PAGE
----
A golden season for China's livestock

CHINA - A pillar for the nation's agriculture and rural development, China's animal husbandry sector is today one of the world's most important not only because of its sheer output volume, but also in terms of its role in feeding the planet's most populous nation.
calendar icon 2 October 2006
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CHINA - A pillar for the nation's agriculture and rural development, China's animal husbandry sector is today one of the world's most important not only because of its sheer output volume, but also in terms of its role in feeding the planet's most populous nation. Take me to eFeedLink To keep the industry growing in the right direction, the industry will need strong political backing even as a healthy economy continues to propel upwards demand for livestock and meat products, say VIPs and speakers at last week's VIV China exhibition, which opened Sep 27 at the Beijing-based China International Exhibition Centre just before the golden week holiday commemorating China's National Day on Oct 1.

Opening Ceremony of VIV China 2006
Opening Ceremony of VIV China 2006

Besides boasting some of the world's record levels of livestock production, growing appetites for meat mean that China is also fast becoming a lucrative export market, hence the lure of international livestock events like VIV China. Some 143 non-Chinese companies from over 25 countries, representing a third of the 426 exhibitors, participated at this year's three-day show, which was spread over five halls at a total of 8,400 sq metres.

A case in point is the pig industry, where China leads the world with half of the global pig population. Chris Jackson, export promoter for the British Pig Association (BPA), is confident not only of the potential of the Chinese market, but also enthuses that British pig breeds are at the threshold of a grand new chapter of growth in demand in China.

He is not without reason. Since a 1996 ban on live pigs from the UK due to disease concerns was lifted last year, the UK has begun fervently promoting its pig breeds to Chinese breeders. A brood of Large White pigs currently under quarantine in Beijing may well signal the first of many such imports to come, says Jackson, who reveals that the pigs were confirmed for shipment to China within a week of getting the trade protocols in place.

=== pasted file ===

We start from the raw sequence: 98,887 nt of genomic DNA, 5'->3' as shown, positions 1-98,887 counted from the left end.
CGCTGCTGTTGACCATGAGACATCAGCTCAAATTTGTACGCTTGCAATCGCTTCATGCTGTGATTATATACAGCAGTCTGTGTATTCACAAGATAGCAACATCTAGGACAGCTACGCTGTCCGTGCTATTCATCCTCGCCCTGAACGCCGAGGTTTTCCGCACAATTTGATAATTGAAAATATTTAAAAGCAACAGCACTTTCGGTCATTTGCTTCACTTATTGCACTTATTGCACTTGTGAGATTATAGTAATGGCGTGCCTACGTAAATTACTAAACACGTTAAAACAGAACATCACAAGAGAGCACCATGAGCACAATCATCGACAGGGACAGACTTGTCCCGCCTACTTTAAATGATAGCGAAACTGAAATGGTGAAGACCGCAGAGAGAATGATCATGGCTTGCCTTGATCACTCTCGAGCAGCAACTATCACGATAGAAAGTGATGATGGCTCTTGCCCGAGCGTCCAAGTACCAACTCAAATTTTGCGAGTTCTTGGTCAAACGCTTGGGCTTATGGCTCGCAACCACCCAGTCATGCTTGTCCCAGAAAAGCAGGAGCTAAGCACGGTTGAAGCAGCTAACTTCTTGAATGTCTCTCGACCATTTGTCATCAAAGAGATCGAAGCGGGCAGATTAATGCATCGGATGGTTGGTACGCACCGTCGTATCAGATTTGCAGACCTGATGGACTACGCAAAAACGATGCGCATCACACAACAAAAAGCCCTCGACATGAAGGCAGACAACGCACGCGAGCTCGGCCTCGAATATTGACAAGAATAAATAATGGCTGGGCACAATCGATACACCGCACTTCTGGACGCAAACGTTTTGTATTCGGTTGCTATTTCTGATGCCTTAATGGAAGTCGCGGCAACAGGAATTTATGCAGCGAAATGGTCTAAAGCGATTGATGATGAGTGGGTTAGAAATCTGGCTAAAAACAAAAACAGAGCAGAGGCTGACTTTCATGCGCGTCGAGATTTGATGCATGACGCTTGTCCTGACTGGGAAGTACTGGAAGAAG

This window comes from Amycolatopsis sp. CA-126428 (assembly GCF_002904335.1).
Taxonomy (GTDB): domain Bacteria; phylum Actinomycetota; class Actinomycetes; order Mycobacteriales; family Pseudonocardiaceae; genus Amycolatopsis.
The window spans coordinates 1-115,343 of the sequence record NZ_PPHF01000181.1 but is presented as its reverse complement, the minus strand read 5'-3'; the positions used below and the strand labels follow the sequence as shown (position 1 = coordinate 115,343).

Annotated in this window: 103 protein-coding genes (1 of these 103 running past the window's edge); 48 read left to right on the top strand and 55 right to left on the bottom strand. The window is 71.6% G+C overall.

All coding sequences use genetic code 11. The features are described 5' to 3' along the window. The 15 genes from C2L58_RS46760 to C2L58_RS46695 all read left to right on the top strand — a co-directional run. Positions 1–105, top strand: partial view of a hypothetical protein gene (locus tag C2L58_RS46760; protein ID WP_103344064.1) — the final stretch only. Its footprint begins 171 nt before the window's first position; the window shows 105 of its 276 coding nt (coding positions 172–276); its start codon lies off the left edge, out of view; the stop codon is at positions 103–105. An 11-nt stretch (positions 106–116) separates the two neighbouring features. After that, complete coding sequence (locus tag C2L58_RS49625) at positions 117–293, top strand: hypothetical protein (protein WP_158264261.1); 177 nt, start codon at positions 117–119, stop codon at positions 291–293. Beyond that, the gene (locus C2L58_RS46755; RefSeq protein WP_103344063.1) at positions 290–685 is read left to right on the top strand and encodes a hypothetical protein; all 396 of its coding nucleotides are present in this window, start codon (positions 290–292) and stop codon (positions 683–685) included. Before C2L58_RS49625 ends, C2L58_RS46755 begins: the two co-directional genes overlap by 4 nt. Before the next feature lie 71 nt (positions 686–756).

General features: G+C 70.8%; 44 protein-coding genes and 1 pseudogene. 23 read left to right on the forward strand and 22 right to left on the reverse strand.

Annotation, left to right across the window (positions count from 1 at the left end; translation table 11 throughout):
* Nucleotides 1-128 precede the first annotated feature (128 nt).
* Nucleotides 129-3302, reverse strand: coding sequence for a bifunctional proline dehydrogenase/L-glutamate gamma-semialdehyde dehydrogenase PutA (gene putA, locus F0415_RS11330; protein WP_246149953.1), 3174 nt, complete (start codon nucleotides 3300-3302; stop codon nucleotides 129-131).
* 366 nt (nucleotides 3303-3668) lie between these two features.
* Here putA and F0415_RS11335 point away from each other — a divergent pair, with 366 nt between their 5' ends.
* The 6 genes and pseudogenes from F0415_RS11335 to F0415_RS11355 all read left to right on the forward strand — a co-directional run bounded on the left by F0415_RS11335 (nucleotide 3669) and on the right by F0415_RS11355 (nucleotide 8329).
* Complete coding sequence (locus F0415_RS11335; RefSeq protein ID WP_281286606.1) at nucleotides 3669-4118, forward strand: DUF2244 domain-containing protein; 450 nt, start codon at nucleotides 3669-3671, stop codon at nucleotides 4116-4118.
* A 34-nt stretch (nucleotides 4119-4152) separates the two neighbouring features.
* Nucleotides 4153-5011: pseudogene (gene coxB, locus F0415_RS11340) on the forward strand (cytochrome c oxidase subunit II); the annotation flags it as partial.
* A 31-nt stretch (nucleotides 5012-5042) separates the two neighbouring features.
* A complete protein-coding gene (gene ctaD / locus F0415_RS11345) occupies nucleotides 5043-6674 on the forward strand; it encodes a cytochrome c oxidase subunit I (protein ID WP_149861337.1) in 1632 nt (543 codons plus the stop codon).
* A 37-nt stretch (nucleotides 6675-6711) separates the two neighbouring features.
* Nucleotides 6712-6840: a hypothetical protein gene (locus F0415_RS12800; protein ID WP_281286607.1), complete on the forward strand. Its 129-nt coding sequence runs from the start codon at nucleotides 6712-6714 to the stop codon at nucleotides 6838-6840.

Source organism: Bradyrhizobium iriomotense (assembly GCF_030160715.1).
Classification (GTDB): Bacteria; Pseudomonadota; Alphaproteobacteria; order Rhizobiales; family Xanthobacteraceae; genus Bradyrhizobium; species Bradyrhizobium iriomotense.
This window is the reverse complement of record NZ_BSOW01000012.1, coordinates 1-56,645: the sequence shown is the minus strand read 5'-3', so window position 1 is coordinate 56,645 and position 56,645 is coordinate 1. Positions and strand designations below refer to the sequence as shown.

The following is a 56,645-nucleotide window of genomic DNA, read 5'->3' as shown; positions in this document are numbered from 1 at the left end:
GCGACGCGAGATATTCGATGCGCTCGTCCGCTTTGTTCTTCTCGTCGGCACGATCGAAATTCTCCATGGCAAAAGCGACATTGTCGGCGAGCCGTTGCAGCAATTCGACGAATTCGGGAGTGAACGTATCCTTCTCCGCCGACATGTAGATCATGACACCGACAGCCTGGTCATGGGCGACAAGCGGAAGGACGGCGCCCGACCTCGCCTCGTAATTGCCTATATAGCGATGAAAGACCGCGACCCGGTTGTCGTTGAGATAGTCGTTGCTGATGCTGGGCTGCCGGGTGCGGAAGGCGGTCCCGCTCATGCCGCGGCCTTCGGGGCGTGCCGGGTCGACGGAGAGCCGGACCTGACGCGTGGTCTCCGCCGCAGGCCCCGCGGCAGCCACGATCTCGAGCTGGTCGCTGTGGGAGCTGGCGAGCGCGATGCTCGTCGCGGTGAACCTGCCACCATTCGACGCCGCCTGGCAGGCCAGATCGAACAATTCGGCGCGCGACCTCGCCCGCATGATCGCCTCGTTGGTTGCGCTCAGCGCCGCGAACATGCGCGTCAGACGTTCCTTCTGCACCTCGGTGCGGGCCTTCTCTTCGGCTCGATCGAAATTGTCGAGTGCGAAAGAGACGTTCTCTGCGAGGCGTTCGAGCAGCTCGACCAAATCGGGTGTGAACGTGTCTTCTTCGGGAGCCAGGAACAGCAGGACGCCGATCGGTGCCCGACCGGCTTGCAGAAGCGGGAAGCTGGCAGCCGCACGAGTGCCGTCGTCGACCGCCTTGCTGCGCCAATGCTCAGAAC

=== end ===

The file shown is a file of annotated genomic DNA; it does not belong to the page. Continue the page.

He also enthuses that the 20 years of pig trade between the UK and China prior to 1996 is on the verge of a monumental take-off "once Chinese producers witness for themselves the high standards and quality of our breeds." Jackson also sees no threat coming from Canadian, French, Belgian, Swedish or Danish pig breeds, as UK breeds like the Yorkshire, Landrace, Duroc and Large White are "so good that they are simply everywhere in the world".

Wang Bing, deputy manager of import and export at SinoFarm Genetics and Seeds, the company that brought the pigs in, similarly praises UK pig breeds for their high performance characteristics and adaptability. After a visit organised by the BPA to several pig sites in the UK, Wang began liaising with pig breeding company Hermitage Seaborough to bring in China's first batch of Large White pigs from the UK since 1996.

More of such specially-organised field trips, talks on UK pig breeds such as the one presented by Jackson himself during the CEO Seminar on Sep 26 in Beijing a day before VIV China and a seminar to be held in Shanghai later in the year are ways in which the BPA promotes the export potential of UK pigs to China. Julia Chang of the British Trade and Cultural Office in Taiwan says that part of the strategy is also to get more UK pig breeding companies to showcase their breeds in exhibitions like VIV China and bring these companies on farm visits around China as well as elsewhere in Asia.

With dairy production in China registering a 25-percent per annum growth between 2004 and 2005, dairy and ruminant production was a key focus at VIV China, which this year hosted a milk pavilion for the first time.

China's top dairy and beef regions are mainly in the north, in the provinces of Hebei, Xinjiang, Heilongjiang and Inner Mongolia; the latter, owing to a vast grassland typography, is the country's top dairy region. John Jiang, Nutrifeed's chief area representative based in Shanghai for its ruminant business, says that small cattle raising facilities are currently moving towards privatisation or state-ownership, where the trend for medium and commercial farms, rather than small household-run farms, dominating China's ruminant industry, is becoming more apparent.

VIV China 2006 ended Sep 29 and will be next held in Beijing on Sep 26-28, 2008. The event was sponsored by the National Animal Husbandry Service and co-organised by VNU Exhibitions and the Beijing Tech Convention and Exhibition Centre. eFeedLink Singapore, together with its sister company, Shanghai eFeedLink Information technology, was among the exhibitors at the trade event.

A few photos from the event

Intervet at VIV China 2006 Merial at VIV China 2006
Schering-Plough Animal Health at VIV China 2006 DuPont Animal Health Solutions at VIV China 2006
Big Dutchman at VIV China 2006 Hubbard at VIV China 2006
Aviagen at VIV China 2006 Cobb at VIV China 2006

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